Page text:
Lawmaker Wafa Bani Mustafa delivers a first for Jordanian women

Updated 08 March 2019
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Lawmaker Wafa Bani Mustafa delivers a first for Jordanian women

AMMAN: When Wafa Bani Mustafa decided to run for Jordan’s Parliament in 2010, using the newly created women’s quota, few believed she could win. The mother-of-two faced resistance both in her village Suf and the Jerash district.

“I ran for office at age 31, the minimum age allowed to run for Parliament,” she told Arab News.

However, Bani Mustafa had a clear idea of her campaign platform from the outset. “I decided to focus on the needs of working mothers,” she said. Not only did the lawyer overcome the odds to emerge victorious, she has since run for Parliament twice and won.

However, it would take Bani Mustafa three parliamentary terms before she was able, along with others, to introduce and pass legislation that advances the rights of working women.

The difficulties that women in Jordan encounter daily are not limited to the workplace. The House of Representatives was a microcosm of the country’s conservative, male-dominated society. “When I ran for the leadership of a parliamentary bloc in 2011, I was criticized by some of my male colleagues,” she recalled.

Today Bani Mustafa is Jordan’s leading female parliamentarian, having served on the board of the National Council on Human Rights and campaigned for a change in the law that stops Jordanian women passing on their citizenship to their children.

But of all Bani Mustafa’s achievements, the one that gives her greatest satisfaction is her successful campaign to overturn a Jordanian law that allowed rapists to escape punishment if they married their victims. “It is the change of Article 308 that left a mark,” she said.

True to form, Bani Mustafa has not restricted her advocacy of women’s rights to the relatively limited ambit of Jordan. She has headed the committee of the pan-Arab Women’s Parliamentary Commission dedicated to combating domestic violence.

“I am a feminist and I believe in feminism and want more women to fight for feminist issues, but I also have opinions and ideas about all of society,” she said.

“We need to work a lot on our culture and society, as they have in Tunisia. Most of the rest of the Arab world is still struggling in this area.”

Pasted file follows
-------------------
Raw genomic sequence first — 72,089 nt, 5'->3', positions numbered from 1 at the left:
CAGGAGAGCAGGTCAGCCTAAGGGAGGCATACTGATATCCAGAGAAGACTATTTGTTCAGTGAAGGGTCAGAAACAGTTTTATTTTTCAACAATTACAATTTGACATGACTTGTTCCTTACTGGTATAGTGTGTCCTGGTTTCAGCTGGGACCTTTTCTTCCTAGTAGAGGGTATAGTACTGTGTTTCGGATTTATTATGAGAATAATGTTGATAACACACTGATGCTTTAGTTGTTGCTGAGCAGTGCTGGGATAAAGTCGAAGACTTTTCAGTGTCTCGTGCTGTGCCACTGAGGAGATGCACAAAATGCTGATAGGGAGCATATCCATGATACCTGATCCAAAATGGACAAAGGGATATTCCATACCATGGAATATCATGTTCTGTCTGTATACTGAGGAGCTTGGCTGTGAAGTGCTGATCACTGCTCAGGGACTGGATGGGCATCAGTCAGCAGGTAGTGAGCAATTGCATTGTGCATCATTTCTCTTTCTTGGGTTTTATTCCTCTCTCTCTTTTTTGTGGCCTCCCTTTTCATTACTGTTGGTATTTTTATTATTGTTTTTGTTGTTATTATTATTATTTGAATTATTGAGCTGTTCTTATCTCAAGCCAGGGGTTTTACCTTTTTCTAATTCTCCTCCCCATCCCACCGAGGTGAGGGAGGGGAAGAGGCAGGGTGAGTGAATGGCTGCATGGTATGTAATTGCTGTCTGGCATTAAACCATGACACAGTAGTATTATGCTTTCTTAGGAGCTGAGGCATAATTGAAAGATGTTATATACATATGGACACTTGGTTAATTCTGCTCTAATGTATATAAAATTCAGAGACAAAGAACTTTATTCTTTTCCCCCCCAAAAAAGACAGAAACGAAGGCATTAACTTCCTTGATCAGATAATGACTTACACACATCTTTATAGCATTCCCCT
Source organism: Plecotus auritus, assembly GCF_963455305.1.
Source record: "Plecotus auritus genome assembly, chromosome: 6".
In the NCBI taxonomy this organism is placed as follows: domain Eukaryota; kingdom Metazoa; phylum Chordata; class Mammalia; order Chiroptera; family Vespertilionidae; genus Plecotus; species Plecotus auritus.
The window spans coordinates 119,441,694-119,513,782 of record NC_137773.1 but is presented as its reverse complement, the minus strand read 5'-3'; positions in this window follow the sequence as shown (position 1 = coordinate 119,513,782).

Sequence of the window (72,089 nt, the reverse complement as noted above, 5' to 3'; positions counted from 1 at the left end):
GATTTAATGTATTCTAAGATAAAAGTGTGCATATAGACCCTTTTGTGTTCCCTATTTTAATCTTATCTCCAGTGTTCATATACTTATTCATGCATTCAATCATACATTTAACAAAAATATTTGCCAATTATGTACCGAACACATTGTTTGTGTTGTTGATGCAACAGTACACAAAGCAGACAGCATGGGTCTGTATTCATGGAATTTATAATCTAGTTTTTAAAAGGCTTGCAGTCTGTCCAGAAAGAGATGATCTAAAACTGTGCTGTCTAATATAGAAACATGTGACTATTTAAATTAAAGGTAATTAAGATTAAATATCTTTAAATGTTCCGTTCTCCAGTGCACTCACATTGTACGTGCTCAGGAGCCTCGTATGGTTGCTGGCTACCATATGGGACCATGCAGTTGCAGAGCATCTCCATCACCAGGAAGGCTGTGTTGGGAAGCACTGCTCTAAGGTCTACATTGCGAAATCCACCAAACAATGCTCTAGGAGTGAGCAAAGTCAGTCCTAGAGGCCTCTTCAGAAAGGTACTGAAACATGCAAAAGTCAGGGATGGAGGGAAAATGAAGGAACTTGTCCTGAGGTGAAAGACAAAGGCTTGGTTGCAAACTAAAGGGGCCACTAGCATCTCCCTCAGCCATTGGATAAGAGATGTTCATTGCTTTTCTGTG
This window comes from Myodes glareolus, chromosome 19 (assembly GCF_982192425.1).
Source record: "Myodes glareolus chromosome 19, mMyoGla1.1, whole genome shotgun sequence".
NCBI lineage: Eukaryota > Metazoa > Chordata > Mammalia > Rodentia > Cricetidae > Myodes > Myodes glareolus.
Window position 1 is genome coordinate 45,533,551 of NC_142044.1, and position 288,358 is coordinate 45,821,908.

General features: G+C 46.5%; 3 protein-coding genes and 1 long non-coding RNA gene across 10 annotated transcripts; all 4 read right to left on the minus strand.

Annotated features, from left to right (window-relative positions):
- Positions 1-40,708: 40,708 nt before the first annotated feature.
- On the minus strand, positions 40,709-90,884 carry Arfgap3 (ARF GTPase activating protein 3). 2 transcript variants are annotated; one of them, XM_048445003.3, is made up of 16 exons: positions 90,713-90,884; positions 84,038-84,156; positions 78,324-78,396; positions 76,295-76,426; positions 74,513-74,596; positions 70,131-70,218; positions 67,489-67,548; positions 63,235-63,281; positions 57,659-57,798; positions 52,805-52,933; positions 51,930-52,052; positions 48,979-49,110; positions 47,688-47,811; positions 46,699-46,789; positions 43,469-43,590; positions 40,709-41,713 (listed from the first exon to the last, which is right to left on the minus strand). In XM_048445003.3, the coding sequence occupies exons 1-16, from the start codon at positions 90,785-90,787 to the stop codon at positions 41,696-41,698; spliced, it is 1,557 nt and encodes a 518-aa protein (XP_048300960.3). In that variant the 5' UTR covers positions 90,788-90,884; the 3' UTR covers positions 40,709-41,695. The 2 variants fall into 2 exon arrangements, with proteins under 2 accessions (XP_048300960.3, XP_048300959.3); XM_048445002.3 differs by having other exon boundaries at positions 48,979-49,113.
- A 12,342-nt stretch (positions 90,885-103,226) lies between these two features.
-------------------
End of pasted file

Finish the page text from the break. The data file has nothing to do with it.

Israeli forces kill Palestinian suspected of deadly attack in West Bank

Updated 20 March 2019
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Israeli forces kill Palestinian suspected of deadly attack in West Bank

  • The assailant was killed after he opened fire at Israeli forces who had come to arrest him, the Shin Bet said
  • The Palestinian health ministry said two more Palestinians were shot dead by Israeli soldiers near Nablus

JERUSALEM: Israeli forces on Tuesday killed a Palestinian suspected of carrying out a deadly stabbing and shooting attack in the occupied West Bank two days earlier, the Israeli Shin Bet security service said.
The assailant was killed after he opened fire at Israeli forces who had come to arrest him, the Shin Bet said. The Palestinian health ministry confirmed a person had been killed in the clash, but provided no further details.
In what appeared to be a separate incident, the Palestinian health ministry said two more Palestinians were shot dead by Israeli soldiers near the West Bank city of Nablus. An Israeli army spokeswoman said the report was being looked into.
On Sunday, a suspected Palestinian assailant fatally stabbed a soldier at an intersection on a busy West Bank highway and opened fire at the scene using the conscript’s rifle, killing an Israeli rabbi and wounding a second soldier.
Palestinians, many of them people without links to armed groups, carried out a wave of attacks in the West Bank in late 2015 and 2016 but the frequency of such incidents has since decreased.
Israel captured the West Bank in the 1967 Middle East war. Palestinians seek to establish a state there and in the Gaza Strip, with East Jerusalem as its capital. Israeli-Palestinian peace talks collapsed in 2014.